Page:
The paradox of art how can something that we find painful and disturbing to watch also be enjoyable? Hunger is a powerful but startlingly brutal account of life in the infamous H Blocks of Maze Prison, Northern Ireland, in 1981, where IRA volunteers are campaigning to be recognised as political rather than criminal prisoners.
Their protest has seen them abandon their prison uniforms as part of a blanket strike, named after the coarse blankets they are left to wrap themselves in, and forgo bathing as part of a no-wash strike. Living in their own excrement, the prisoners, and the guards who watch over them, are in a pretty bleak existence, and visual artist turned first time film producer Steve McQueen does not hold back from showing us the true horror of the situation.
What is so impressive about this film is that it takes a part of our recent history that we would rather forget and plays it out in all its horrific truth. McQueen, who co-wrote the film with playwright Enda Walsh, directs an under-glamorised and under-emotional portrait which never names a hero. Rather than confront us with constant needless violence, he punctuates scenes of aggression with relatively wordless scenes of mundane activities in prison life, including an elongated scene lasting several minutes in which a prison guard mops bleach onto a urine stained floor with all the practised mindlessness of a road sweeper.
The viewer is given no explanations, apologies or luxuries, just as they are forced to watch the brutal beatings of prisoners, so are they forced to watch as a prison guard carefully removing his rings before washing the blood from his knuckles. Prisoners and guards alike have fallen into a casually callous routine of violence and hatred.
The film pivots around a stunningly-developed ten minute central scene, shot in one continuous take and focusing on sharp dialogue which throws the relative muteness of the surrounding scenes into contrast. Bobby Sands (a credibly clear focused and delicately tender Michael Fassbender) calls Father Dominic Moran (excellently played by Liam Cunningham) to see him and informs him that he plans to lead a targeted hunger strike.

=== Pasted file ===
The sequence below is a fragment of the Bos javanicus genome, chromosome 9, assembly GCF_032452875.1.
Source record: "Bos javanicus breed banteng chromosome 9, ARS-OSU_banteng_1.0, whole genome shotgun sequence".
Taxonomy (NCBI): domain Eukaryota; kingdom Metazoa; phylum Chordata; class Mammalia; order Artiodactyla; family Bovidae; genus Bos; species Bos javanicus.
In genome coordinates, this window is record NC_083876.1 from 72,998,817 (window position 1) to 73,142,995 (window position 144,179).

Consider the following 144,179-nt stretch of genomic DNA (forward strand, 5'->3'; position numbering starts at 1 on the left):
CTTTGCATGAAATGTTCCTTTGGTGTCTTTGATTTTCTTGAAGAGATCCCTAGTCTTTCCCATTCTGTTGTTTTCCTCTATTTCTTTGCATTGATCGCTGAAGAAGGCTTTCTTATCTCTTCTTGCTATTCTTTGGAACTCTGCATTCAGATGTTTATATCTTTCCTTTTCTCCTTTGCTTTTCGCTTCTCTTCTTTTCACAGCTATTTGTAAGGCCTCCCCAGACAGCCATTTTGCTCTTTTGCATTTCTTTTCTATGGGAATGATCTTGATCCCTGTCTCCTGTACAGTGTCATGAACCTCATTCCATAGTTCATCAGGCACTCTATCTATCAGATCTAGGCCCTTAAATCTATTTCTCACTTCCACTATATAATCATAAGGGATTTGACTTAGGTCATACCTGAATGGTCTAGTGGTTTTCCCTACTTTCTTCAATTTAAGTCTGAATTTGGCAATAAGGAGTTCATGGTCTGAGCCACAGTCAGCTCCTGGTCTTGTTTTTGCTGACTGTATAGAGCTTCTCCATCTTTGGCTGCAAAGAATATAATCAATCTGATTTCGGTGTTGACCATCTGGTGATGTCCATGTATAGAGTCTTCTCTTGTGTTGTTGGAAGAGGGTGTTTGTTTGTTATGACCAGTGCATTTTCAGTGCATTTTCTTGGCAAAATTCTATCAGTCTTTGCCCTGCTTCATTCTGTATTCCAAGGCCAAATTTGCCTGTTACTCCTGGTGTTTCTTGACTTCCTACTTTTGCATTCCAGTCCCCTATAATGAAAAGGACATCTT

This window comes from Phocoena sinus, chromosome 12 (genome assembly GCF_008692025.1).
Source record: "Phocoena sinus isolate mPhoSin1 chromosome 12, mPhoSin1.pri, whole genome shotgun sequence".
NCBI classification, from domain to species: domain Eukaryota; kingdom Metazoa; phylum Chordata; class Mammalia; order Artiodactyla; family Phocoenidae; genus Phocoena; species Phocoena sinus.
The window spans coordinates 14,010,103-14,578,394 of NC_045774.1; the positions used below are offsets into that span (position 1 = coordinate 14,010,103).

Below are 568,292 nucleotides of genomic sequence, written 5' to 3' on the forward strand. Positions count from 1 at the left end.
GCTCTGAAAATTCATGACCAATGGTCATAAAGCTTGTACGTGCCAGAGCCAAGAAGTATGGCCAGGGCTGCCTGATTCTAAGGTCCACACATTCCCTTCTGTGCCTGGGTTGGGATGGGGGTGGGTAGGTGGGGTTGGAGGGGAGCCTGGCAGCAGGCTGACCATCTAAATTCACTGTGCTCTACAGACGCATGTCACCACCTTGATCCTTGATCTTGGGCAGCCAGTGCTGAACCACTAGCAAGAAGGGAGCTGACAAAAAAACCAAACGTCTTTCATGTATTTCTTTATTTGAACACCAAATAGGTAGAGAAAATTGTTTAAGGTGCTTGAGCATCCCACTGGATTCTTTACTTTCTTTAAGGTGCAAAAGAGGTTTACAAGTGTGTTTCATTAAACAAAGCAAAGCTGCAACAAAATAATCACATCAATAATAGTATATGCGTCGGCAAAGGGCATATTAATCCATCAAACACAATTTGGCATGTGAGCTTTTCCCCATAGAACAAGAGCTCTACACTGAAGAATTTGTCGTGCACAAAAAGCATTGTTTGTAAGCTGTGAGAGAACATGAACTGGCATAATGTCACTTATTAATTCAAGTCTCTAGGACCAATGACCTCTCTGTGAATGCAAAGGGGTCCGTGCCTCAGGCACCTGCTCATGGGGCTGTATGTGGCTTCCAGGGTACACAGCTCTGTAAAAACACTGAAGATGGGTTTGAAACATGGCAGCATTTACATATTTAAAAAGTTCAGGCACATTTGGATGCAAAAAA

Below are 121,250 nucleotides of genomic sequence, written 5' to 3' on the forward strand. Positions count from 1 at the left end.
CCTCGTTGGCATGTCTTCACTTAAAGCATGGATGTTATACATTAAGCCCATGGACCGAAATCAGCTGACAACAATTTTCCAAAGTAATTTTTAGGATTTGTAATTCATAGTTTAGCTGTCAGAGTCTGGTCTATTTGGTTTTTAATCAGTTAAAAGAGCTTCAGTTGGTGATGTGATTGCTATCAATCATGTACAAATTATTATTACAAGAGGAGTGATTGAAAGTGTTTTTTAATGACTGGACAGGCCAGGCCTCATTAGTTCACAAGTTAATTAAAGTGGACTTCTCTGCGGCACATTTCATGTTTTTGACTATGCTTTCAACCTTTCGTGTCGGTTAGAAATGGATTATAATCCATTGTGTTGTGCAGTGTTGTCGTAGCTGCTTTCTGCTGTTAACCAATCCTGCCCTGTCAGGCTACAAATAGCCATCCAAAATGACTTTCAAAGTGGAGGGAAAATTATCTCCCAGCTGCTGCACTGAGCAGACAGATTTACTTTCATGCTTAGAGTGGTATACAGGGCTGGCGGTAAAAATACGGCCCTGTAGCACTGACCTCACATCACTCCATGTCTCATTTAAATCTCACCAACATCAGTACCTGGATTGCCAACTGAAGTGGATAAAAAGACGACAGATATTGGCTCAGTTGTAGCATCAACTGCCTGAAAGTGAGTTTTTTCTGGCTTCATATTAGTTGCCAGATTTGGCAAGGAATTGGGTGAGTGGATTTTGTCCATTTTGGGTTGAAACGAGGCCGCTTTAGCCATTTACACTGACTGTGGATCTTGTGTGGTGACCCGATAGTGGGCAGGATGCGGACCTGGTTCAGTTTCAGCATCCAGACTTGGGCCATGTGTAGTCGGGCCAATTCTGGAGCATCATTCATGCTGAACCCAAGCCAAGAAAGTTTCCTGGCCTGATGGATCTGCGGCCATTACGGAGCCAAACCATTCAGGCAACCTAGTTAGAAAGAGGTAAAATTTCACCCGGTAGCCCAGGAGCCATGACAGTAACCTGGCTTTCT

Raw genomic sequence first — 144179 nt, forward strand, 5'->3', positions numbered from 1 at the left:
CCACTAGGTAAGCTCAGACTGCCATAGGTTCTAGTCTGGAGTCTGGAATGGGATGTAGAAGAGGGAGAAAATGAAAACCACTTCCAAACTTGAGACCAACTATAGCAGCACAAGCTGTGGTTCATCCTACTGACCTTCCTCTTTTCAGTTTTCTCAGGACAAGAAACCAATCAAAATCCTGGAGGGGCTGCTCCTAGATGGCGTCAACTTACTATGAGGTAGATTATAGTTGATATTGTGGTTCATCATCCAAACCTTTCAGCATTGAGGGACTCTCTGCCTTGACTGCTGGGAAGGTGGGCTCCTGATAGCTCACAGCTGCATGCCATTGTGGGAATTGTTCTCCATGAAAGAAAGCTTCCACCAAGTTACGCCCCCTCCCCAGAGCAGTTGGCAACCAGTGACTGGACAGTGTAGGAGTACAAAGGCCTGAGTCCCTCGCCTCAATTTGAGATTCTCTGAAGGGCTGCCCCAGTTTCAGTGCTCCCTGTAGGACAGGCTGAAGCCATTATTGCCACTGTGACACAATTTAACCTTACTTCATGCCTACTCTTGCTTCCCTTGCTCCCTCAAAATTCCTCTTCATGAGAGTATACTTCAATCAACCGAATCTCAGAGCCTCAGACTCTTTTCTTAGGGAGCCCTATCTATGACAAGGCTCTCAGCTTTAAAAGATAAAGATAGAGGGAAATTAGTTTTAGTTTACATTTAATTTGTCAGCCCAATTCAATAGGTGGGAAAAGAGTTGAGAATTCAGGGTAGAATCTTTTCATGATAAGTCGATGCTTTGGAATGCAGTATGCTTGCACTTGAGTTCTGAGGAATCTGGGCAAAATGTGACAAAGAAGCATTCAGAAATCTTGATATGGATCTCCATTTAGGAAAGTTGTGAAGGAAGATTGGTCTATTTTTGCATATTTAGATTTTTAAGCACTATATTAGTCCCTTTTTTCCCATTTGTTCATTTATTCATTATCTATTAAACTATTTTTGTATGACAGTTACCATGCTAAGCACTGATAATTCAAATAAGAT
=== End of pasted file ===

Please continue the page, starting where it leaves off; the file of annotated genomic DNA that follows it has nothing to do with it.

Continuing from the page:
After some light hearted conversation Moran warns Sands that he sees his actions as suicide and a desperate escape from the inhabitable conditions and brutality, but Sands argues his case and is determined that he has no choice but to martyr himself for the cause. It is raw debate, and, typically of this film, is inconclusive.
Having determined his course, the rest of the film is a dedicated depiction of Sands strike and his slow deterioration into starvation. Watched over by his parents and his son, Sands deteriorates, and after 66 days on hunger strike, dies.
There is no mystery to this film, and it feels like a slog just to get to the end. With no strong characterisation to drive some humanity into the film we are left with a stark portrait of life at its lowest ebb; life we usually prefer to keep behind walls rather than on the big screen. But while McQueens first feature film is not perfect, it is both challenging and focused. There is a strong vision being played out here and it is very effective.
While it isnt compelling rather purposefully repellent – it does feel strangely good. McQueen could do with a few films under his belt to really grow into his own style, but meanwhile Hunger is a refreshingly un-flashy look at another world that is both historically and geographically closer to us than we would care to realise.